There’s an increasingly vocal group of liberal Democrats and conservative Republicans calling for a much more speedy withdrawal from Afghanistan. They are also getting frustrated with the stalemate in Libya. This odd alliance includes folks like Representatives Ron Paul and Jason Chaffetz on the right and Dennis Kucinich and Barney Frank on the left. Pressure is mounting on President Obama and his team to get out of Afghanistan especially now that Osama bin Laden is dead. The U.S. now has 100,000 troops in Afghanistan; NATO allies have another 40,000. U.S. Taxpayers spend more than $100 billion a year maintaining that troop presence in a country where the seemingly ungrateful Afghan leader, Hamid Karzai, is threatening to declare the U.S./NATO forces as “occupiers.” If that’s how he and his supporters feel, there are certainly other ways for the U.S. to spend $2 billion a week.
Each day, Wolf Blitzer scours several news sources to stay on top of the day's most important stories. Below are some of his top recommended reads for today. Tune in from 5- 7 PM on CNN for the latest on these stories and more.
CNN: 5 U.S. troops killed in Iraq, military says
Five U.S. servicemembers were killed Monday in central Iraq, the U.S. military said in a written statement. The deaths are the single largest loss of life among U.S. troops in Iraq since 2009, and they come as Iraq debates whether to request U.S. troops stay beyond a January 1, 2011, deadline that requires 46,000 American forces out of the country.
New York Times: Steeper Pullout Is Raised as Option for Afghanistan
President Obama's national security team is contemplating troop reductions in Afghanistan that would be steeper than those discussed even a few weeks ago, with some officials arguing that such a change is justified by the rising cost of the war and the death of Osama bin Laden, which they called new "strategic considerations." These new considerations, along with a desire to find new ways to press the Afghan president, Hamid Karzai, to get more of his forces to take the lead, are combining to create a counterweight to an approach favored by the departing secretary of defense, Robert M. Gates, and top military commanders in the field.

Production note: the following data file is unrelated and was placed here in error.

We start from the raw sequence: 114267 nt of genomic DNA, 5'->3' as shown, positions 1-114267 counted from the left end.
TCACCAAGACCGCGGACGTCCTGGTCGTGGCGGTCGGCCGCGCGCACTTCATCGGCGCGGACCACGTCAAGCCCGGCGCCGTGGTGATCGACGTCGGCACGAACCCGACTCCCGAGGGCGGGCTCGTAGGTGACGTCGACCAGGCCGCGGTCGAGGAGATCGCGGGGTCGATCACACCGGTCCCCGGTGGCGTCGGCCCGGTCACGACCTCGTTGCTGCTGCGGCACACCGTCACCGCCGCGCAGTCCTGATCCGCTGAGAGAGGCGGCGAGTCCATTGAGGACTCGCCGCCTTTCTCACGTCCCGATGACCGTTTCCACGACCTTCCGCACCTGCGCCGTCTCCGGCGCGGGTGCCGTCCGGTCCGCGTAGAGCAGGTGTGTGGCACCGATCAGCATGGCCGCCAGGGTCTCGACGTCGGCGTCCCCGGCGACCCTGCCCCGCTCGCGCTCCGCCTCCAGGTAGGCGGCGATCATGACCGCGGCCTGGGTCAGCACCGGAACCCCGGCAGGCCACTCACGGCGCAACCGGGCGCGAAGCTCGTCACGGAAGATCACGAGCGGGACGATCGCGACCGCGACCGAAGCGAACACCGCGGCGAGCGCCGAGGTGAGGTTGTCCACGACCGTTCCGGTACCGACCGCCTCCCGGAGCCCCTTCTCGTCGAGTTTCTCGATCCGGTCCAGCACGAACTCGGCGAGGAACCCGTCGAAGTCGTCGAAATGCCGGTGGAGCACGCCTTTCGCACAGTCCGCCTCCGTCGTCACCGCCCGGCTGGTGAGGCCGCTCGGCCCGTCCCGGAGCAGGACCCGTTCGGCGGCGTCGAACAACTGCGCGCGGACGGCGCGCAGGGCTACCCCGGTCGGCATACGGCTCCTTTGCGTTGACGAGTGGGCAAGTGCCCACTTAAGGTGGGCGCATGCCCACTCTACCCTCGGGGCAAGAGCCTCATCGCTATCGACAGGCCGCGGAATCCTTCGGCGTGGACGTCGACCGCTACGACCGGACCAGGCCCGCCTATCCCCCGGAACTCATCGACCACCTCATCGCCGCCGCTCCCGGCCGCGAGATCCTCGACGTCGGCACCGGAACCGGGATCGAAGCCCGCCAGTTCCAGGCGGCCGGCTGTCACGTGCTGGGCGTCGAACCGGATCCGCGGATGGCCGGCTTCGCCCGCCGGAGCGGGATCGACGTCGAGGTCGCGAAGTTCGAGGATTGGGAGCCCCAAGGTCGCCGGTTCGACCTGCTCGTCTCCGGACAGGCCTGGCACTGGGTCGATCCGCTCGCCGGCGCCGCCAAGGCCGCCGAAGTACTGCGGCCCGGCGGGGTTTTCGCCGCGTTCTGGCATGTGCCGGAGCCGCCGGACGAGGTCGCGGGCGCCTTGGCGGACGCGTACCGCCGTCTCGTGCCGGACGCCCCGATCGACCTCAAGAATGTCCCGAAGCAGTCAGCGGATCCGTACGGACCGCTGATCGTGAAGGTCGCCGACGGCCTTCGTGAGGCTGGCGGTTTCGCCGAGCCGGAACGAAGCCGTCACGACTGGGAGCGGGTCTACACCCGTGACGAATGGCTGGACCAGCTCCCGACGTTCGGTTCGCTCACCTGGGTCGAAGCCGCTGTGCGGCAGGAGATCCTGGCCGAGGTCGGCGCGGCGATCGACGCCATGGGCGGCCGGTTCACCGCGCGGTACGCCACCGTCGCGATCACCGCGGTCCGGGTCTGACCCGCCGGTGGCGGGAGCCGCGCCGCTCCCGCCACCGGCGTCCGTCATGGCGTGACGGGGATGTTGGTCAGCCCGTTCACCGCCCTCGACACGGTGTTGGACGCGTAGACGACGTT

CNN: What next for Yemen – implosion or a tribal bargain?
The rocket that hit Yemen's presidential compound Friday and injured President Ali Abdullah Saleh achieved what months of mediation had not – loosening Saleh's viselike grip on the presidency after 33 years. Late Saturday night, Saleh arrived in Saudi Arabia for medical treatment and the nation's vice president assumed his powers. Diplomats in the Gulf say the Saudis are not likely to help Saleh get back to Yemen, even if he were well enough to travel. …Which begs the almost unanswerable question: What next for Yemen?
CNN: Test results expected in E. coli probe; German sprouts suspected
Test results expected Monday could determine whether sprouts grown in Germany are the source of a deadly E. coli outbreak that has killed 22 people.
But authorities said they might not find any evidence of E. coli if it affected only a batch of bad sprouts and is no longer in the supply chain.
One Weiner cries while another gets served on French bread. CNN's Jeanne Moos has the juicy details.
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